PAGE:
Human-like hand use in Australopithecus africanus

  title={Human-like hand use in Australopithecus africanus},
  author={Matthew M. Skinner and Nicholas B. Stephens and Zewdi J Tsegai and Alexandra C. Foote and N. Huynh Nguyen and Thomas Gross and Dieter H. Pahr and Jean‐Jacques Hublin and Tracy L. Kivell},
  pages={395 - 399}
Getting a grip The evolution of the hand—particularly the opposable thumb—was key to the success of early humans. Without a precise grip, involving forceful opposition of thumb with fingers, tool technology could not have emerged. Skinner et al. analyzed the internal bone structure of Pliocene Australopithecus hands, dated at 3.2 million years old. Internal bone structure reveals the patterns and directions of forces operating on the hand, providing clues to the kinds of activities performed… 

Manual Loading Distribution During Carrying Behaviors: Implications for the Evolution of the Hominin Hand

Analysis of recruitment of the distal phalanges during a range of manual transportation events related to hominin behavioral repertoires during the Plio-Pleistocene suggests that the manual transportation of objects may plausibly have influenced the evolution of the human gripping capabilities and the 3rd metacarpal styloid process.

Hand pressures during arboreal locomotion in captive bonobos (Pan paniscus)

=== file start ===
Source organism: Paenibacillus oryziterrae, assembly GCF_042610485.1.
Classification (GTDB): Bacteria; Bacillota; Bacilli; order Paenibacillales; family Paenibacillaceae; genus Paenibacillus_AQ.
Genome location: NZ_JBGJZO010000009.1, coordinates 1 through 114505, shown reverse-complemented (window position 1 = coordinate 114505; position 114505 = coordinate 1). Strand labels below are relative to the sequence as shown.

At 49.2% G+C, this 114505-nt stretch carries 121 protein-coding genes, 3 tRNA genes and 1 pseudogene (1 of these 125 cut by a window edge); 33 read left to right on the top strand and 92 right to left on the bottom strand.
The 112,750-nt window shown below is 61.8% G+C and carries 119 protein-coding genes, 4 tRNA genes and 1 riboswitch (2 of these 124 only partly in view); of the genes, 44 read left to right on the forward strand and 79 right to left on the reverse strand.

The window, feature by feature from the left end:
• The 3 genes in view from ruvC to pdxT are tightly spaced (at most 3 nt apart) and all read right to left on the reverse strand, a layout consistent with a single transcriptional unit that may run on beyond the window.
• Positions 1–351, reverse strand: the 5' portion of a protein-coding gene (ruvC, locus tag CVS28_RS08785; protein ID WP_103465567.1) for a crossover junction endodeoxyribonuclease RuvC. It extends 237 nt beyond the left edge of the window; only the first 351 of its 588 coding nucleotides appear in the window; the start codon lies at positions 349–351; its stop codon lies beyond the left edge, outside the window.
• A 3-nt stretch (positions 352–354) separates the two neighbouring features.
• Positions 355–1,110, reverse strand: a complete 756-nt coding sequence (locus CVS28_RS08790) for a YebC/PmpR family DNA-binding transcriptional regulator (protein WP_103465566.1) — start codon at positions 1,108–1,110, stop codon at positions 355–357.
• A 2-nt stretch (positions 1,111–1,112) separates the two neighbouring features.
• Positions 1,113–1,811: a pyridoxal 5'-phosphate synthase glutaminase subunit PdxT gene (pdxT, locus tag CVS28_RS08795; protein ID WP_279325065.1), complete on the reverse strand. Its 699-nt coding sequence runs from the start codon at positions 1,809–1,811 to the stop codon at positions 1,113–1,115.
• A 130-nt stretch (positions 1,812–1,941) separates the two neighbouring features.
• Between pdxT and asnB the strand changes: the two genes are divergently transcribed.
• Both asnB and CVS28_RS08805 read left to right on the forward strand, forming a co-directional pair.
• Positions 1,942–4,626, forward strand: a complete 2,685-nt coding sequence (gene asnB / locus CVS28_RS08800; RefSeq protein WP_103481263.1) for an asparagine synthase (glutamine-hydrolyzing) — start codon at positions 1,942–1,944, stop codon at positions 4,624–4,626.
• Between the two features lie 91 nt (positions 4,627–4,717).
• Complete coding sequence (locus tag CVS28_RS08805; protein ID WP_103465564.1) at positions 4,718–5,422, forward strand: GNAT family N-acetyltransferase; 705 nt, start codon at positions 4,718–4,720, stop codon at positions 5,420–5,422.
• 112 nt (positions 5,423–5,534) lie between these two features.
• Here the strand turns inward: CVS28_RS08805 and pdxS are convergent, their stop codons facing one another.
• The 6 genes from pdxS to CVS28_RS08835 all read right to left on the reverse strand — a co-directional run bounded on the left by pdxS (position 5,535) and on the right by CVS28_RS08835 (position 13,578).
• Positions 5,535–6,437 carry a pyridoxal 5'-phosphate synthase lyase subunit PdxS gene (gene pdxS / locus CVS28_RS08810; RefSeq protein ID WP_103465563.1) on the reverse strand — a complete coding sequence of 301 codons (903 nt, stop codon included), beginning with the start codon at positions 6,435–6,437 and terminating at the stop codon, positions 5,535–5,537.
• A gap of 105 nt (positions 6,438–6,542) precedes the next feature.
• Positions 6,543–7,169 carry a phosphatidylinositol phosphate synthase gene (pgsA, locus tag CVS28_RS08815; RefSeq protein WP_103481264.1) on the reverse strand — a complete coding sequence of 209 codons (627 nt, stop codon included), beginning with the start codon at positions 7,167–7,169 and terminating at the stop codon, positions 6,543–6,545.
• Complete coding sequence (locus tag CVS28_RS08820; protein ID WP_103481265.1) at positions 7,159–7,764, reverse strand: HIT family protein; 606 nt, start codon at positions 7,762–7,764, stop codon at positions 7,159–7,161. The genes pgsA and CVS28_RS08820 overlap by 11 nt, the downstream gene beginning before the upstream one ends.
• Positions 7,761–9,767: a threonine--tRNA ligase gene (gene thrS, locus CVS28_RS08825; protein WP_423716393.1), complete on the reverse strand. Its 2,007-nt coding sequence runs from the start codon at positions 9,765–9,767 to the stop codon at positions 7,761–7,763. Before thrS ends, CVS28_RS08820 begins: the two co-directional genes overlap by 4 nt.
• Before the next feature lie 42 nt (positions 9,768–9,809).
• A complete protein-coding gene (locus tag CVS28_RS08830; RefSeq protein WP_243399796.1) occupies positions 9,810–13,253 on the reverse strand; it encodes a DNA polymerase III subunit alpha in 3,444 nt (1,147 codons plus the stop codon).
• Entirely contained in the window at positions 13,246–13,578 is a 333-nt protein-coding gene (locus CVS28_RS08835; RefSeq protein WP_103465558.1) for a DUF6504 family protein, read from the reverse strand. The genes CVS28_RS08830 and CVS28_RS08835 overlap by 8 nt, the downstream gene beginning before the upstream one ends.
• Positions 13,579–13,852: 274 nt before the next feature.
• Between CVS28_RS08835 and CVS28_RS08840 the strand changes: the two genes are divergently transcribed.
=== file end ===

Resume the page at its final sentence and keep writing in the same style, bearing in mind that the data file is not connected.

Bonobo digit pressures are significantly greater during arboreal knuckle-walking than during either vertical or suspensory locomotion, and the thumb experiences low or no pressure during all locomotor modes.

Evolution of the Early Hominin Hand

The functional significance and evolutionary history of seven major anatomical changes that make the authors' hands distinctive are explored, including hand proportions, thumb robusticity, thumb musculature, distal tuberosities, carpal architecture, wrist mobility, and finger curvature, and a new term, hyper-opposable, is proposed.

Sequence Analysis of Grip and Manipulation During Tool Using Tasks: a New Method to Analyze Hand Use Strategies and Examine Human Specificities

The method is efficient and is the only available method to describe and quantify with such detailed level grip and manipulation as dynamic process in both human and non-human primates without high technical constraint.

Insights into the musculature of the bonobo hand

The functional anatomy of the bonobo hand is investigated using a unique sample of eight bonobo cadavers, along with one chimpanzee and one human (Homo sapiens) cadaver, showing that the force‐generating capacity for most functional groups of the extrinsic and intrinsic hand muscles in bonobos is largely similar to that of humans.

Metacarpal torsion in apes, humans, and early Australopithecus: implications for manipulatory abilities

This paper explores variation in metacarpal torsion, a trait said to enhance manipulation, in humans, apes, early australopithecines and specimens from Swartkrans and supports the hypothesis that dexterous hands largely predated Homo.

The evolution of human and ape hand proportions